24 Jan OpGen completes $5 million investment round
Madison, Wis. — OpGen, a company that makes optical tests capable of quickly finding genetic differences between individuals, has completed the final stage of its $5 million investment round.
OpGen, a two-year-old company based on University of Wisconsin-Madison technology, already sells its testing services to a variety of clients. The latest investment will be split between marketing that service and new developments such as packaged instruments that customers could use to perform the tests themselves, said CEO Joe Shaw.
“The optical map itself, without reference to [gene] sequencing, can identify… individual organisms,” Shaw said. “I don’t mean to say humans, I mean to say you or me, much faster than traditional sequencing can.”
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Optical mapping is also better at finding missing or extra DNA, he said, while most existing methods focus on differences in analogous genes between organisms.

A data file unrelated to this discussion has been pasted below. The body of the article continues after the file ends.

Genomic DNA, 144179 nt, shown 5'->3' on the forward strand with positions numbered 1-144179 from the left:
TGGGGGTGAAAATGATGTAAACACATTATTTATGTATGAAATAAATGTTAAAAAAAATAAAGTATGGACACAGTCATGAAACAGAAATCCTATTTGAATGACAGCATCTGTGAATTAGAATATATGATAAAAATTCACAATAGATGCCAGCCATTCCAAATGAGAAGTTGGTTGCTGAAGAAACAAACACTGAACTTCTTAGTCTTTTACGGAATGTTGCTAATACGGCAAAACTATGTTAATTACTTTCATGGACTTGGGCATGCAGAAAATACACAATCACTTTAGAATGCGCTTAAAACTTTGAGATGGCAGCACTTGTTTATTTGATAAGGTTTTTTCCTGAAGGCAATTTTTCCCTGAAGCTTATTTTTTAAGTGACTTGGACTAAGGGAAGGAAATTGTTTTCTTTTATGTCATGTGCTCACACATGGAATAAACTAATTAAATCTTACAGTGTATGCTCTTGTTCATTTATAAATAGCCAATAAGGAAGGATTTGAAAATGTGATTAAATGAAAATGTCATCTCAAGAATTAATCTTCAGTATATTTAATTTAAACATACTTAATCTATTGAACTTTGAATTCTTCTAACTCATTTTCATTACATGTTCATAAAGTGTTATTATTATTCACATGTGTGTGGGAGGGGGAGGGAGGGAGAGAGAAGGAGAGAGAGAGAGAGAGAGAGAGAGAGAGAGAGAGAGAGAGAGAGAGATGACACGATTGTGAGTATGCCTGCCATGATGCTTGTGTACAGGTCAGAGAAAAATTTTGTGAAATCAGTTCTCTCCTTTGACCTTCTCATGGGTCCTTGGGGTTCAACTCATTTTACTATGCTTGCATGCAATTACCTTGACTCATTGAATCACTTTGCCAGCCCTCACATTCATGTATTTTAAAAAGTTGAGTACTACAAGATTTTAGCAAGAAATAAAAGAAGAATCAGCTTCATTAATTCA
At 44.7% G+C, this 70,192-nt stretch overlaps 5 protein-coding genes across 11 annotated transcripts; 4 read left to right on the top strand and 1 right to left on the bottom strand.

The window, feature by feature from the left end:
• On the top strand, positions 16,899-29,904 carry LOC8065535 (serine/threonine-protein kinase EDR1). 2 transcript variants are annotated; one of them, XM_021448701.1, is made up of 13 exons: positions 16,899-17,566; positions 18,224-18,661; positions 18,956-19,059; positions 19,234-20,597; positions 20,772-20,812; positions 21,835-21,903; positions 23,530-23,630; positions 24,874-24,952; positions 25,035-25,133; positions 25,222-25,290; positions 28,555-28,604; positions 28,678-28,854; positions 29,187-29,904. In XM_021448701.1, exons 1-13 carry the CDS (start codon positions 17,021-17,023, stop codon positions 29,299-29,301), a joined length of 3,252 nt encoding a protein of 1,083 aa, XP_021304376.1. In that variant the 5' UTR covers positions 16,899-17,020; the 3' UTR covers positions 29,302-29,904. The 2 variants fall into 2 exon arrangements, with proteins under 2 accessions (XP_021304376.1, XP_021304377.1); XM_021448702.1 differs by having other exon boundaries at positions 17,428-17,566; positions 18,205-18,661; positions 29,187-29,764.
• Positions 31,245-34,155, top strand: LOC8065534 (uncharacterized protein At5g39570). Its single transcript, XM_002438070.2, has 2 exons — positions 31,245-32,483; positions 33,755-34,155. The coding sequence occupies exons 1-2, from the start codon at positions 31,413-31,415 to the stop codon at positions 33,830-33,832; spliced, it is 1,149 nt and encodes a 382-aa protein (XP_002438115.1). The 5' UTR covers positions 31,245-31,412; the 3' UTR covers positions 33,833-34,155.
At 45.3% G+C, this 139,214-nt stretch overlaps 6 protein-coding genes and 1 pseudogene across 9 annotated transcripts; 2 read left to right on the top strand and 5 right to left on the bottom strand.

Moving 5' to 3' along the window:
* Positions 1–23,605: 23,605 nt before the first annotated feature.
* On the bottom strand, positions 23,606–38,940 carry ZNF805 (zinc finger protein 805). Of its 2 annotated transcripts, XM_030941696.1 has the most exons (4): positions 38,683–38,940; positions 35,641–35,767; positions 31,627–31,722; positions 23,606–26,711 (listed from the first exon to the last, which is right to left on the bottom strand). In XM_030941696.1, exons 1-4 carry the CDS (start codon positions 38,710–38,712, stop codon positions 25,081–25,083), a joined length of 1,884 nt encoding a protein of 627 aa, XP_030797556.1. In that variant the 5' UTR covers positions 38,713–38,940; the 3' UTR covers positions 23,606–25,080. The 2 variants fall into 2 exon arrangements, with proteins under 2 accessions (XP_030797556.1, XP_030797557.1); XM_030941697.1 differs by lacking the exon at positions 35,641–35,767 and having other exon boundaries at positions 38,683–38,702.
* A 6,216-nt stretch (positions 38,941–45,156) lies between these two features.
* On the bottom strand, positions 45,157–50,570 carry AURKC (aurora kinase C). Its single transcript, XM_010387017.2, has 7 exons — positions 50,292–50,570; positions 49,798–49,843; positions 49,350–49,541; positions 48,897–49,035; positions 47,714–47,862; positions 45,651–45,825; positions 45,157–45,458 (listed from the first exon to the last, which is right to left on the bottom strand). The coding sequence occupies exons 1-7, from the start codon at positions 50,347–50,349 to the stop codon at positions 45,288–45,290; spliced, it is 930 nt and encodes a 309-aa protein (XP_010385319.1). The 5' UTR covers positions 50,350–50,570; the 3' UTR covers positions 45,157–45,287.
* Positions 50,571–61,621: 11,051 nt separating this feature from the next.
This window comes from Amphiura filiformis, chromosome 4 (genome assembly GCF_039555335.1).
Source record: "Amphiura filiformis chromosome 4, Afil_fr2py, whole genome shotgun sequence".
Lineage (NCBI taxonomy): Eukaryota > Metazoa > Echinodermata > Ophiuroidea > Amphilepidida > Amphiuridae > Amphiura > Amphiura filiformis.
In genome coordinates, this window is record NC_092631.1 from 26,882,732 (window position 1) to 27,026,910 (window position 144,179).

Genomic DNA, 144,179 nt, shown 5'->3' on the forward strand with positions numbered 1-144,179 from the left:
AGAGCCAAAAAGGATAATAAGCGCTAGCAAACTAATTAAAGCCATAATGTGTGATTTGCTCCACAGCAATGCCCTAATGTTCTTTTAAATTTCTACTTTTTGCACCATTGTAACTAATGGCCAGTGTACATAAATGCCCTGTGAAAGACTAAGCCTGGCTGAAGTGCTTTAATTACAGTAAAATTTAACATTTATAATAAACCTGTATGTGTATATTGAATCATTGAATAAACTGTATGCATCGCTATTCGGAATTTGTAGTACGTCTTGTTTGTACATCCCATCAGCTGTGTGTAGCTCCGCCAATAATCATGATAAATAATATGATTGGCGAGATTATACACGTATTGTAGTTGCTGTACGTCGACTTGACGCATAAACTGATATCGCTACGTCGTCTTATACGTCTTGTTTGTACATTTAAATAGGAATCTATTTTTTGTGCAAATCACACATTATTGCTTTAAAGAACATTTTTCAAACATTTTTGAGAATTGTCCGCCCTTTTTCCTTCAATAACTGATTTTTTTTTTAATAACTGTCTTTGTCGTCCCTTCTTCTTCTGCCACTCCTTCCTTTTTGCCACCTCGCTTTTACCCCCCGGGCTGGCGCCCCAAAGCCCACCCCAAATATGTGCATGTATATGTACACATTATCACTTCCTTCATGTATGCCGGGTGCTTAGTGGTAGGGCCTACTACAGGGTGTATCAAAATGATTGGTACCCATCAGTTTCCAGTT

That could make it a piece of the puzzle that is personalized medicine, helping choose medicines that are more appropriate for different people based on their genes.
OpGen’s tests could have been useful in studying the side effects of Vioxx, a painkiller that was recalled after studies suggested it could increase the risk of heart attacks in some people, said Dan Broderick, a managing director of investment firm Mason Wells who is on OpGen’s board.
“Had they used our technology in their clinical trial, we might have been able to predict what patients were likely to have heart problems. Maybe,” Broderick said.
To complete the round, OpGen received approximately the final third of the $5 million, Broderick said.
Other investors included Stonehenge Capital, the State of Wisconsin Investment Board and the Wisconsin Alumni Research Foundation.
Broderick said that Shaw, who joined the company as CEO last November, has kept its direction but opened up new opportunities and focus.
As a research-based company develops, Shaw said, “You’d better bring in some people from the commercial world who know what they’re doing… that’s what a CEO should do.”
Shaw is also looking toward more sources of institutional funding, but said by the time the company needed any, it would have fully demonstrated its commercial potential.